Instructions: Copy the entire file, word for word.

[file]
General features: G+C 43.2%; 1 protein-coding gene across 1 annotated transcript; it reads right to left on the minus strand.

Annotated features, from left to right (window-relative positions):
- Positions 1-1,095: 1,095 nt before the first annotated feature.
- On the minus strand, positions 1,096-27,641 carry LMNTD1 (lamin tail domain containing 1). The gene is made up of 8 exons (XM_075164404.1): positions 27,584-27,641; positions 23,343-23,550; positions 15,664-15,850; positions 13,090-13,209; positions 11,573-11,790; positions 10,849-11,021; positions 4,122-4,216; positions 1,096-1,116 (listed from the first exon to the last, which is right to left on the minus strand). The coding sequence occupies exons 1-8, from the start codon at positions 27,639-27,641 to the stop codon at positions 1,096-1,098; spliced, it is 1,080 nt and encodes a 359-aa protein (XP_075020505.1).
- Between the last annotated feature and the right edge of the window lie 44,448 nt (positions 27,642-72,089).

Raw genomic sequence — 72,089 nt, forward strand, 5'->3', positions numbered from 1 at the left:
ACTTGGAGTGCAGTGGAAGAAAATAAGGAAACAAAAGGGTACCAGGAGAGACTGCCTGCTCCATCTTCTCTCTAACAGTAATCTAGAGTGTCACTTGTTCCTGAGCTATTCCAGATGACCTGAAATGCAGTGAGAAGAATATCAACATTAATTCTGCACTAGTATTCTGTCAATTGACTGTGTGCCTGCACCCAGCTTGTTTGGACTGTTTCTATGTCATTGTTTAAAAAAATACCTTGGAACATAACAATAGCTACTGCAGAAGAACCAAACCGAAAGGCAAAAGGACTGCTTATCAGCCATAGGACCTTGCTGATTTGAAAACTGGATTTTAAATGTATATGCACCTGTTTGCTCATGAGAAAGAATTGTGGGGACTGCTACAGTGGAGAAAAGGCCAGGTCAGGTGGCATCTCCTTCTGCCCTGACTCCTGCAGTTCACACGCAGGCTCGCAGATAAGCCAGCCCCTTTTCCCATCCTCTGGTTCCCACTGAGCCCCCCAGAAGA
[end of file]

General features: G+C 43.2%; 1 protein-coding gene across 1 annotated transcript; it reads right to left on the minus strand.

Annotated features, from left to right (window-relative positions):
- Positions 1-1,095: 1,095 nt before the first annotated feature.
- On the minus strand, positions 1,096-27,641 carry LMNTD1 (lamin tail domain containing 1). The gene is made up of 8 exons (XM_075164404.1): positions 27,584-27,641; positions 23,343-23,550; positions 15,664-15,850; positions 13,090-13,209; positions 11,573-11,790; positions 10,849-11,021; positions 4,122-4,216; positions 1,096-1,116 (listed from the first exon to the last, which is right to left on the minus strand). The coding sequence occupies exons 1-8, from the start codon at positions 27,639-27,641 to the stop codon at positions 1,096-1,098; spliced, it is 1,080 nt and encodes a 359-aa protein (XP_075020505.1).
- Between the last annotated feature and the right edge of the window lie 44,448 nt (positions 27,642-72,089).

Raw genomic sequence — 72,089 nt, forward strand, 5'->3', positions numbered from 1 at the left:
ACTTGGAGTGCAGTGGAAGAAAATAAGGAAACAAAAGGGTACCAGGAGAGACTGCCTGCTCCATCTTCTCTCTAACAGTAATCTAGAGTGTCACTTGTTCCTGAGCTATTCCAGATGACCTGAAATGCAGTGAGAAGAATATCAACATTAATTCTGCACTAGTATTCTGTCAATTGACTGTGTGCCTGCACCCAGCTTGTTTGGACTGTTTCTATGTCATTGTTTAAAAAAATACCTTGGAACATAACAATAGCTACTGCAGAAGAACCAAACCGAAAGGCAAAAGGACTGCTTATCAGCCATAGGACCTTGCTGATTTGAAAACTGGATTTTAAATGTATATGCACCTGTTTGCTCATGAGAAAGAATTGTGGGGACTGCTACAGTGGAGAAAAGGCCAGGTCAGGTGGCATCTCCTTCTGCCCTGACTCCTGCAGTTCACACGCAGGCTCGCAGATAAGCCAGCCCCTTTTCCCATCCTCTGGTTCCCACTGAGCCCCCCAGAAGA